1 / 12

# cs621-lect35-club-example-Prolog-2009-11-2 - PowerPoint PPT Presentation

CS621: Artificial Intelligence Pushpak Bhattacharyya CSE Dept., IIT Bombay Lecture 35–Himalayan Club example; introducing Prolog Himalayan Club example Introduction through an example (Zohar Manna, 1974):

I am the owner, or an agent authorized to act on behalf of the owner, of the copyrighted work described.
Download Presentation

## PowerPoint Slideshow about 'cs621-lect35-club-example-Prolog-2009-11-2' - Gabriel

An Image/Link below is provided (as is) to download presentation

Download Policy: Content on the Website is provided to you AS IS for your information and personal use and may not be sold / licensed / shared on other websites without getting consent from its author.While downloading, if for some reason you are not able to download a presentation, the publisher may have deleted the file from their server.

- - - - - - - - - - - - - - - - - - - - - - - - - - E N D - - - - - - - - - - - - - - - - - - - - - - - - - -
Presentation Transcript

### CS621: Artificial Intelligence

Pushpak BhattacharyyaCSE Dept., IIT Bombay

Lecture 35–Himalayan Club example; introducing Prolog

• Introduction through an example (Zohar Manna, 1974):

• Problem: A, B and C belong to the Himalayan club. Every member in the club is either a mountain climber or a skier or both. A likes whatever B dislikes and dislikes whatever B likes. A likes rain and snow. No mountain climber likes rain. Every skier likes snow. Is there a member who is a mountain climber and not a skier?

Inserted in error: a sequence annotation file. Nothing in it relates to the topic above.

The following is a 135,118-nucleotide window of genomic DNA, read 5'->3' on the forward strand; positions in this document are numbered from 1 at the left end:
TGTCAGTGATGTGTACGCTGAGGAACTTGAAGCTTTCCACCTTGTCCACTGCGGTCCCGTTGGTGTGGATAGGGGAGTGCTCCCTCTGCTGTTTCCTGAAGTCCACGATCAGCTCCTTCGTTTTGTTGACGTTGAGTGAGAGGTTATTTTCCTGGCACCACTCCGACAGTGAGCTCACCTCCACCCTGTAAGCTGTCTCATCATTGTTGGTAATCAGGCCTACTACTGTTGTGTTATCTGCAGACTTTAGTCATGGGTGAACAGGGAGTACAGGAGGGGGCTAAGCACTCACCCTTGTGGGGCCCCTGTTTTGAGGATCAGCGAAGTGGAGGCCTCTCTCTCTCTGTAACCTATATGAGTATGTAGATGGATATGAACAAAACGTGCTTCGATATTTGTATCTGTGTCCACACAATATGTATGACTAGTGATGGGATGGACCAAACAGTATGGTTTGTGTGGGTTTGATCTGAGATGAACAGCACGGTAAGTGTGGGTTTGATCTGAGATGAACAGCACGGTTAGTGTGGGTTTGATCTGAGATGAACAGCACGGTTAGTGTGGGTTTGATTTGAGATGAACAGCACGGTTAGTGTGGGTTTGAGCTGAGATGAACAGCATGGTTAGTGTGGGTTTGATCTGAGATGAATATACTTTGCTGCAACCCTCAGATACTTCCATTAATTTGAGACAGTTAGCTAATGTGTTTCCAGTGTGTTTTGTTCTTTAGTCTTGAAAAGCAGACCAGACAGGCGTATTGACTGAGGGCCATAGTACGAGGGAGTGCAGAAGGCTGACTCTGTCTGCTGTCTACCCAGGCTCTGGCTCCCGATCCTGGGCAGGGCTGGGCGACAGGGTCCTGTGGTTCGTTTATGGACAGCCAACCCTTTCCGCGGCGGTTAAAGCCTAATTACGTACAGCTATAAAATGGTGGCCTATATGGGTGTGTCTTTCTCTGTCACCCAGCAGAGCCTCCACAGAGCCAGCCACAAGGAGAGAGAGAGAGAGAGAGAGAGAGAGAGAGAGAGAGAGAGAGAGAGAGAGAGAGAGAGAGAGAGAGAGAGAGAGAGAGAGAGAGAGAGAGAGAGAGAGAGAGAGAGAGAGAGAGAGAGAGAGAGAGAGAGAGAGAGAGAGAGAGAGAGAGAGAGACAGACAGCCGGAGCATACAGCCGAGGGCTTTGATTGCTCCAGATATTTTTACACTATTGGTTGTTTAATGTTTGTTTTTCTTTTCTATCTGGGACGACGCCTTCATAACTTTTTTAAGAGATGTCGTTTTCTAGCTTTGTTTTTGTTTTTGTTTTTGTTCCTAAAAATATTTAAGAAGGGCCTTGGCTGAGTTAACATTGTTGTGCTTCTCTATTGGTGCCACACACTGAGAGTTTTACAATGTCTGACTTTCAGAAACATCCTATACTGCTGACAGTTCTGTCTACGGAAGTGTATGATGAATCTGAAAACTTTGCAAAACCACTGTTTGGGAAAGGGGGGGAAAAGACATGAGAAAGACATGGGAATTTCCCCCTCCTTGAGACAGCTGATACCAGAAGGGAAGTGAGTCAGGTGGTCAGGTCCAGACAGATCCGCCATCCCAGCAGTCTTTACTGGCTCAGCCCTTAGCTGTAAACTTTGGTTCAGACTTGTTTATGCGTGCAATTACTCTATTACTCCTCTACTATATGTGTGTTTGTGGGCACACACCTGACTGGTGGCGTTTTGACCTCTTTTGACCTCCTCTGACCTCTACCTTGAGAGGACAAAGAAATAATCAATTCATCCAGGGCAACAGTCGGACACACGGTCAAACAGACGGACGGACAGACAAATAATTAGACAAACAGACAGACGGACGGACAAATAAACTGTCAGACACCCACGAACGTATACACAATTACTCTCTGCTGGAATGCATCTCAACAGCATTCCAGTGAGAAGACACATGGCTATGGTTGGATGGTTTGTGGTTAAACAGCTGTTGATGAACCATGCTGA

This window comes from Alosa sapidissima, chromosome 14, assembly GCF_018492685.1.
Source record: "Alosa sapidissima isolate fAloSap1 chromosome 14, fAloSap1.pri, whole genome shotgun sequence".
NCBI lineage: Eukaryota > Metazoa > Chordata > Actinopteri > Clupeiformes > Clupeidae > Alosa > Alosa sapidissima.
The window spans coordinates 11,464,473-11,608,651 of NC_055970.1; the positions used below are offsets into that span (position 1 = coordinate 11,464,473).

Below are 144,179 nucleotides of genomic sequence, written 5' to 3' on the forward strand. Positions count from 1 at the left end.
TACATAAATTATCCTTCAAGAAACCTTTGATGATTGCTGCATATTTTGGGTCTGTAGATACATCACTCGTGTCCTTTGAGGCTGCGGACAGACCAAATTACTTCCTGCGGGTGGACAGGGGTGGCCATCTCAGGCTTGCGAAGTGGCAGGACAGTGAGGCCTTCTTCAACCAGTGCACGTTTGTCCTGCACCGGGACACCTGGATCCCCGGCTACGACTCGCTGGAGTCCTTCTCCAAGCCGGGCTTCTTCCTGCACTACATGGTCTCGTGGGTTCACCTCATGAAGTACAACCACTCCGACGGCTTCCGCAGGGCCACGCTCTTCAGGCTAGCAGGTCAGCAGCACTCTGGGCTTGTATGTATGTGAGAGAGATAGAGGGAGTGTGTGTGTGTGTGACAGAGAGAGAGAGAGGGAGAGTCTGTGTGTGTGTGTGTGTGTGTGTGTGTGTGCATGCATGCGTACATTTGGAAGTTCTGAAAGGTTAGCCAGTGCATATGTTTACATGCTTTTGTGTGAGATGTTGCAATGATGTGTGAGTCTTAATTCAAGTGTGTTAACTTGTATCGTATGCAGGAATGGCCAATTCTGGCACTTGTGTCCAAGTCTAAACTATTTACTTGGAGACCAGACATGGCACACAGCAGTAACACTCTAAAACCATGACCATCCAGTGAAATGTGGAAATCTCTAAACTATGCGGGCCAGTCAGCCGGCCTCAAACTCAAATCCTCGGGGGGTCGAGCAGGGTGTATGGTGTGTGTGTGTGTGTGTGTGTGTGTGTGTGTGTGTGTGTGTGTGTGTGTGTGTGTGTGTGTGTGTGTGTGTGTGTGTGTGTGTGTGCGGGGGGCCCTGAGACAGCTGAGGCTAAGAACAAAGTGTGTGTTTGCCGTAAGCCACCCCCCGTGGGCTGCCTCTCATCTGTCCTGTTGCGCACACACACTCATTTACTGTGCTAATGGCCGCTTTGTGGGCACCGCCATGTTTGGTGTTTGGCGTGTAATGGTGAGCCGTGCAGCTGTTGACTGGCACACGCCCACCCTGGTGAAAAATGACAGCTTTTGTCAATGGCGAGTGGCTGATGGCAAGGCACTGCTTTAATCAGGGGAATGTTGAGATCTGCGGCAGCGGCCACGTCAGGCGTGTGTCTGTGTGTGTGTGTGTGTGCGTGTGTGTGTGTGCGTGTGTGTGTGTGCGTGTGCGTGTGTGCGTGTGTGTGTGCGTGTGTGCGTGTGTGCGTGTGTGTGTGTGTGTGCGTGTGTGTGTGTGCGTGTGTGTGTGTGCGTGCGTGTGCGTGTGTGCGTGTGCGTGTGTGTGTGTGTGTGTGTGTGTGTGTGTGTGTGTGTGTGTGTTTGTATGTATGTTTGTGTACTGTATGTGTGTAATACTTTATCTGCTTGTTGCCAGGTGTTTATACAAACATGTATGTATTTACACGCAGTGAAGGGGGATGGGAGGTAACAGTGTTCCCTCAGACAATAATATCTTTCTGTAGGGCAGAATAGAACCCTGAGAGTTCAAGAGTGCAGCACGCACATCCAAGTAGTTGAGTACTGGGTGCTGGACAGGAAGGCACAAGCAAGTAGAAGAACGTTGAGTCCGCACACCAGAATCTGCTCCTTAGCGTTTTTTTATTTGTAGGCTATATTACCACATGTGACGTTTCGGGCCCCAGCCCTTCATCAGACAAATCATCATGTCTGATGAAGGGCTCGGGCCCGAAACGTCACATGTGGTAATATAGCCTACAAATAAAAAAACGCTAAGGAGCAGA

• Given knowledge has:

• Facts

• Rules

• Let mc denote mountain climber and sk denotes skier. Knowledge representation in the given problem is as follows:

• member(A)

• member(B)

• member(C)

• ∀x[member(x) → (mc(x) ∨ sk(x))]

• ∀x[mc(x) → ~like(x,rain)]

• ∀x[sk(x) → like(x, snow)]

• ∀x[like(B, x) → ~like(A, x)]

• ∀x[~like(B, x) → like(A, x)]

• like(A, rain)

• like(A, snow)

• Question: ∃x[member(x) ∧ mc(x) ∧ ~sk(x)]

• We have to infer the 11th expression from the given 10.

• Done through Resolution Refutation.

• member(A)

• member(B)

• member(C)

• Can be written as

• Now standardize the variables apart which results in the following

7

12

5

4

13

14

2

11

15

16

13

2

17

• Prove the inferencing in the Himalayan club example with different starting points, producing different resolution trees.

• Think of a Prolog implementation of the problem

• Prolog Reference (Prolog by Chockshin & Melish)

### Prolog

• PROgramming in LOGic

• Emphasis on what rather than how

Problem in Declarative Form

LogicMachine

Basic Machine

• Assists thinking in terms of objects and entities

• Not good for number crunching

• Useful applications of Prolog in

• Expert Systems (Knowledge Representation and Inferencing)

• Natural Language Processing

• Relational Databases

Compute_length ([],0).

Compute_length ([Head|Tail], Length):-

Compute_length (Tail,Tail_length),

Length is Tail_length+1.

High level explanation:

The length of a list is 1 plus the length of the tail of the list, obtained by removing the first element of the list.

This is a declarative description of the computation.